Demon Slayer -Kimetsu no Yaiba- The Hinokami Chronicles is a fighting game based on the famous anime
Demon Slayer -Kimetsu no Yaiba- The Hinokami Chronicles if this name doesn’t ring a bell, well, I’ll tell you:
The setup is much nicer than you might expect. The narrative follows Tanjiro Kamado, an unlikely hero who begins a career in literal demon slaying to save his demon-turned-sister, Nezuko. The twist is that Nezuko is actually a “good demon”. and provides much of the show’s comic relief.
The series has developed a lot of traction over the past few years, culminating in a massive movie that blew the doors off the Japanese box office and even did well internationally.
This particular game covers the beginning of Tanjiro’s journey, in the events of the movie. And like many previous CyberConnect2 projects, it’s a fighting game with a story mode and a limited versus mode. You know what it is. What jumps out about The Hinokami Chronicles is how fantastic it looks, but that’s CyberConnect2 for you. Some scenes are pulled directly from the anime, particularly the ending animations, and they look too decent in this case on the Nintendo Switch.
Combat is very basic and easy to learn. There are light attacks (which serve as the main dial-a-combo), dashes, an ability button (which is basically a Smash special attack that is modified with directional inputs), grabs, guards, boosts (boosting up meters like DBZ ), a dedicated button for popping ultimates, and a support skill button
Taking cover, parrying, and running are key elements of the system and keep it from becoming a button-mashing affair. While the roster is extremely limited, the characters that are present are unique enough to justify their existence and add more diversity to the cast. Coupled with the vibrant visual style, it’s easy to be dazzled by all the animations and want to try out new characters to see what they can bring to the table. Useful combat, in this case, is fine.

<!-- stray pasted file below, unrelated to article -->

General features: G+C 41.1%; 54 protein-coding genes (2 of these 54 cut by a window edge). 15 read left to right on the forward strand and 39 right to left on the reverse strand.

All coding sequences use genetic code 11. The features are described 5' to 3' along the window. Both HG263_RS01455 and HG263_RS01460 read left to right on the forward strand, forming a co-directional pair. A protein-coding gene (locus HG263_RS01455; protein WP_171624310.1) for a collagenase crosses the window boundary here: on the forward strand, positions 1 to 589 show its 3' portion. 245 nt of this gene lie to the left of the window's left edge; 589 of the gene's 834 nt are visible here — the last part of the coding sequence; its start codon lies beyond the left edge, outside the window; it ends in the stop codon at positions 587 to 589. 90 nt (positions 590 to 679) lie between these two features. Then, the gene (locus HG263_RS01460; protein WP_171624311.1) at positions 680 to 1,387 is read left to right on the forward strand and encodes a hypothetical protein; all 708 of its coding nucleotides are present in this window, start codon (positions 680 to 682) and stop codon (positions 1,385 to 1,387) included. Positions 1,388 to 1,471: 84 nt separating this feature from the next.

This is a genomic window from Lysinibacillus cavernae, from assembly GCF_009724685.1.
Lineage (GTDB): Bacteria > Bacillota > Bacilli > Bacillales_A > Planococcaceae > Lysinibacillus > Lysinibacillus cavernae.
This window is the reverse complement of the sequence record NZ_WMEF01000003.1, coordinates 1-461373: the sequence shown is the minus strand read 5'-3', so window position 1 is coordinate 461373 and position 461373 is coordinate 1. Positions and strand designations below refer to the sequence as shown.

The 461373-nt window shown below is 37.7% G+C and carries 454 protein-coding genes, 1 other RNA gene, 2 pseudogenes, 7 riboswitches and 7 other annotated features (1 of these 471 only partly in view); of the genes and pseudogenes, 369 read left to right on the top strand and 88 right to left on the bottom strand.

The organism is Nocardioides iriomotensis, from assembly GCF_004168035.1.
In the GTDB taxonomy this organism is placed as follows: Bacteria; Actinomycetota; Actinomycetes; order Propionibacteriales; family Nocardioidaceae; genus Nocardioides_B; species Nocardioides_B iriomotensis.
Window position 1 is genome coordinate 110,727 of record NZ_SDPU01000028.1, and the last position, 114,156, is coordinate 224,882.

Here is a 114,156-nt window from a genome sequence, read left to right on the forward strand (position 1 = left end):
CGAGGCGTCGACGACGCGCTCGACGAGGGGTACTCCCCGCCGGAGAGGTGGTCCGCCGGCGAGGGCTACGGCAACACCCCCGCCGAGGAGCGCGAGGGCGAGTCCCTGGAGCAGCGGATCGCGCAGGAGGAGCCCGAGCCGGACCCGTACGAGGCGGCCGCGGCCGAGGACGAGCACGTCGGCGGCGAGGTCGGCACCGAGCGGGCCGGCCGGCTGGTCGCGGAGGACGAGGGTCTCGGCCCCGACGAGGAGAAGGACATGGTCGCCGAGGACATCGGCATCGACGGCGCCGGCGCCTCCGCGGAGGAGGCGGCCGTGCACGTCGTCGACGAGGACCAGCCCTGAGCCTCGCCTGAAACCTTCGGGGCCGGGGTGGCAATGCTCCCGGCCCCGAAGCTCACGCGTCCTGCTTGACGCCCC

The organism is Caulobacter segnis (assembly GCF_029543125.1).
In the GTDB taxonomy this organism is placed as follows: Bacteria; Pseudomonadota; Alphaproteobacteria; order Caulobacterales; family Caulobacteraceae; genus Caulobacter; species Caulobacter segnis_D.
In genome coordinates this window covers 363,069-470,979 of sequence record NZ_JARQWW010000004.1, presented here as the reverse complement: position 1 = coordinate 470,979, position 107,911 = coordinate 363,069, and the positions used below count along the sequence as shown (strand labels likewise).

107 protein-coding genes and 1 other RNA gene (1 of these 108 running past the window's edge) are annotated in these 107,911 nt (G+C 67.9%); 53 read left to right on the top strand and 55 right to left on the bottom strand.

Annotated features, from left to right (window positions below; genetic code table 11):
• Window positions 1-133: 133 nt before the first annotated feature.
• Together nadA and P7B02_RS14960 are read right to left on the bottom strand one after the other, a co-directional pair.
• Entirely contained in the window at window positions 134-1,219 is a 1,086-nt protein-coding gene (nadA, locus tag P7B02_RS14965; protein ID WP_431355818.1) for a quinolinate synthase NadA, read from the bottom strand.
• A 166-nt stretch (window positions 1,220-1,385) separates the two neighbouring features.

Quoting our original review of the game:
“The story features some exploration elements and is told through various cutscenes and boss battles with demons seen in the anime series. However, we see a lot of interaction in the game as you have to complete missions in order to reach the objectives, which in this case are the demons that we have previously seen in the anime.
The events of Demon Slayer are often rushed, to the point where you miss out on some crucial bits of character development or some meaty narrative elements.
The bosses are the bright spots and offer the same dramatic anime action twists the series is known for, but this time you get to play them. Bosses often sport multiple phases/forms, along with voice acting that ramps up battles big time and makes them come alive. There are also a lot of major character moments, even with the bosses; a stark contrast to the very static and repetitive versus mode.
Now we get to Versus mode even at best with a few unlocks it’s very simple. Many of the characters are really just alternate costume versions, and in classic anime brawler/wrestler style, there are clones of the hero.
Part of the problem is that versus is intrinsically tied to the story mode and Kimetsu Points unlock system. Presented as a quasi-Fortnite season pass, you will unlock points and purchase rewards.
Every time I took a break from the campaign to try out the versus mode, I would get a bit bored and then jump right back in. The 2v2 concept is fun though, and if you have a training partner, you’ll get a lot more mileage out of The Hinokami Chronicles.
On Nintendo Switch I can say that it has a decent execution, frames are lost at times, but nothing serious. I can say that the experience is a bit lost in the graphic section, it is not as rewarding as on other consoles.
Demon Slayer: Kimetsu no Yaiba – The Hinokami Chronicles is another decent fighting adaptation that requires you to already have a little experience of the source material to truly enjoy it. In that sense, it joins a very crowded space of many other previous anime games, and many of you know where you stand in these.
This review was made thanks to a copy provided by SEGA